Sunday, 1 May 2011

The Mad Miss Manton (1938)

Teaming up Barbara Stanwyck and Henry Fonda, this tale of a notorious prankster, a murder no-one believes happened, and a reporter who can't seem to stay out of trouble is an enjoyable thirties comedy, though never quite becomes as truly "mad" as the film's title might lead you to believe. Stanwyck and Fonda have reasonable chemistry and the film certainly does have its moments, but the insane happenings never come close to reaching the heights of, for instance, Bringing Up Baby (one of my favourite thirties comedies).

The movie would perhaps have benefited from an opening set piece showing one of the pranks and thus setting up Miss Manton's character (and setting up the antagonism between Manton (Stanwyck) and Lieutenant Brent [Levene) / Peter Ames (Fonda); as it is, you have to find this out purely from events that take place after the murder or from dialogue. It felt a bit disjointed to me because of the directorial style; events didn't seem to flow smoothly. Still, it's amiable enough, a bit mad, and features a enjoyably scatty premise; worth watching if you like films from this era.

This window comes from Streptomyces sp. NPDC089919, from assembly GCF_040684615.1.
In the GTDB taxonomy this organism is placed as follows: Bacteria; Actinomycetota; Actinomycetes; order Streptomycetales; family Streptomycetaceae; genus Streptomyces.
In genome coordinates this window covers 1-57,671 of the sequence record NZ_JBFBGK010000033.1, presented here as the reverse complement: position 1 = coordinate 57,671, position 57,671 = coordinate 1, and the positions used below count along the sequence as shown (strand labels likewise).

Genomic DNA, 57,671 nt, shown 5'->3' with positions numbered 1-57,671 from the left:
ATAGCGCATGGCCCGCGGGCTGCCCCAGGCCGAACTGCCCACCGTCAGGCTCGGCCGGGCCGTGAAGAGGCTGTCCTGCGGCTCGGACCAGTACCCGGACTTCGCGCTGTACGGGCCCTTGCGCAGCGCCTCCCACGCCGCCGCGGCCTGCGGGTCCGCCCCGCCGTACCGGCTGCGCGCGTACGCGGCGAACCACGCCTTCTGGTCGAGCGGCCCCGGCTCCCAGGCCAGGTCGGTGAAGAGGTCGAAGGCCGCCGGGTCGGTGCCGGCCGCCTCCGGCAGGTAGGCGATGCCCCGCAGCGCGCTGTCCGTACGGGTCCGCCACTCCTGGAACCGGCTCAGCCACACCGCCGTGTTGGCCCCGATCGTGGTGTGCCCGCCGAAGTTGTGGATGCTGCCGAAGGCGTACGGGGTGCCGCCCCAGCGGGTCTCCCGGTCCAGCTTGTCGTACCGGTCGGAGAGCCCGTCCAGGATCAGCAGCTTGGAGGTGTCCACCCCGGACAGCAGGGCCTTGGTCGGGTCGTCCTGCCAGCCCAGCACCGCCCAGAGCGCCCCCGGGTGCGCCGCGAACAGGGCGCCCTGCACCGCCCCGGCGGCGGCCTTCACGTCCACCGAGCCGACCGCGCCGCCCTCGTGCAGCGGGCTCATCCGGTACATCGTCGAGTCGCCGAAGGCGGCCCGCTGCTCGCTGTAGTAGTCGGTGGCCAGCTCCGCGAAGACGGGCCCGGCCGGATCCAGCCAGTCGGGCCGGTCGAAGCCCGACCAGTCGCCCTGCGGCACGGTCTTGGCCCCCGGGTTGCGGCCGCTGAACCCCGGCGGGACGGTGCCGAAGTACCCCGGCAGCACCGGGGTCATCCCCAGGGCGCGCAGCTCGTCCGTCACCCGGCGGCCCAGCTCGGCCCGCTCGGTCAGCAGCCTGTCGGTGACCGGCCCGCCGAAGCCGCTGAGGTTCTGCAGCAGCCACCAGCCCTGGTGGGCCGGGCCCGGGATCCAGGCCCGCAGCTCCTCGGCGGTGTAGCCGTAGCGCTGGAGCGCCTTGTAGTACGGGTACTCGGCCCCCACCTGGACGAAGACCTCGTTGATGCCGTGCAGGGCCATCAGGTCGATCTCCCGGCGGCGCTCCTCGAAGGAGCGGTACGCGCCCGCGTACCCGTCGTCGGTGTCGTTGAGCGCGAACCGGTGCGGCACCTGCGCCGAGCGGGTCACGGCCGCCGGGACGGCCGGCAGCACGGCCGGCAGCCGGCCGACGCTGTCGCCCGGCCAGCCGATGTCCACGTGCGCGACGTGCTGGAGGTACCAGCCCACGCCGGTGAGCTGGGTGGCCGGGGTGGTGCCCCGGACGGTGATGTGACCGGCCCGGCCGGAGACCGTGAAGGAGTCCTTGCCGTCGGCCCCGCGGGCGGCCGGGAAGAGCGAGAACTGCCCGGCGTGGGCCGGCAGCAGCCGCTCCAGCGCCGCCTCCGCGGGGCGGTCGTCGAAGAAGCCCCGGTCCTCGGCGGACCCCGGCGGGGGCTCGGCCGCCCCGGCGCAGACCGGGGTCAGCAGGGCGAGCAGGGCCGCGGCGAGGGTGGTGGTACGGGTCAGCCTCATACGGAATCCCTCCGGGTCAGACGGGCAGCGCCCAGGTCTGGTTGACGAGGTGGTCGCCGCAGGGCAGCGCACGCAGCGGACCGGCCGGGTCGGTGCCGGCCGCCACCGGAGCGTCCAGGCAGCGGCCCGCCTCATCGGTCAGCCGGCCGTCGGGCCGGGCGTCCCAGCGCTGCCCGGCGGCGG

Also starring: Sam, Levene
Directed by: Leigh Jason

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